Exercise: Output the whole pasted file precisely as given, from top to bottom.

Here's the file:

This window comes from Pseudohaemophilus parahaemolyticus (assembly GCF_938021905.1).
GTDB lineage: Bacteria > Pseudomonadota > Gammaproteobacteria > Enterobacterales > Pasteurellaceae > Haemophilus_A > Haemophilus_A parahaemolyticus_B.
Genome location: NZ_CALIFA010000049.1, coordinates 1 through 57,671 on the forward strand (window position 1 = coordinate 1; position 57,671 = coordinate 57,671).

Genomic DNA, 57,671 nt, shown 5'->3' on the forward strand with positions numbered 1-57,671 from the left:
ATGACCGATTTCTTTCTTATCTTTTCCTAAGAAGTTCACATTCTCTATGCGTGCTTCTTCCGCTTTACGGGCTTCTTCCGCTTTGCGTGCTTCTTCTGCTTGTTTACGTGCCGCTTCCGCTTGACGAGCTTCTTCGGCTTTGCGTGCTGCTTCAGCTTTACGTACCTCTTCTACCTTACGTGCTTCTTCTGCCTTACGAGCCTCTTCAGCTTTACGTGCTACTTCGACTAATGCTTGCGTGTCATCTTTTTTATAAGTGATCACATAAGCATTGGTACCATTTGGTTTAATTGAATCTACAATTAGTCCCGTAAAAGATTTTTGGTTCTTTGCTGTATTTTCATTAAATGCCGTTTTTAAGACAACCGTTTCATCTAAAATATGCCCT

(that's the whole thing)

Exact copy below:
This window comes from Pseudohaemophilus parahaemolyticus (assembly GCF_938021905.1).
GTDB lineage: Bacteria > Pseudomonadota > Gammaproteobacteria > Enterobacterales > Pasteurellaceae > Haemophilus_A > Haemophilus_A parahaemolyticus_B.
Genome location: NZ_CALIFA010000049.1, coordinates 1 through 57,671 on the forward strand (window position 1 = coordinate 1; position 57,671 = coordinate 57,671).

Genomic DNA, 57,671 nt, shown 5'->3' on the forward strand with positions numbered 1-57,671 from the left:
ATGACCGATTTCTTTCTTATCTTTTCCTAAGAAGTTCACATTCTCTATGCGTGCTTCTTCCGCTTTACGGGCTTCTTCCGCTTTGCGTGCTTCTTCTGCTTGTTTACGTGCCGCTTCCGCTTGACGAGCTTCTTCGGCTTTGCGTGCTGCTTCAGCTTTACGTACCTCTTCTACCTTACGTGCTTCTTCTGCCTTACGAGCCTCTTCAGCTTTACGTGCTACTTCGACTAATGCTTGCGTGTCATCTTTTTTATAAGTGATCACATAAGCATTGGTACCATTTGGTTTAATTGAATCTACAATTAGTCCCGTAAAAGATTTTTGGTTCTTTGCTGTATTTTCATTAAATGCCGTTTTTAAGACAACCGTTTCATCTAAAATATGCCCT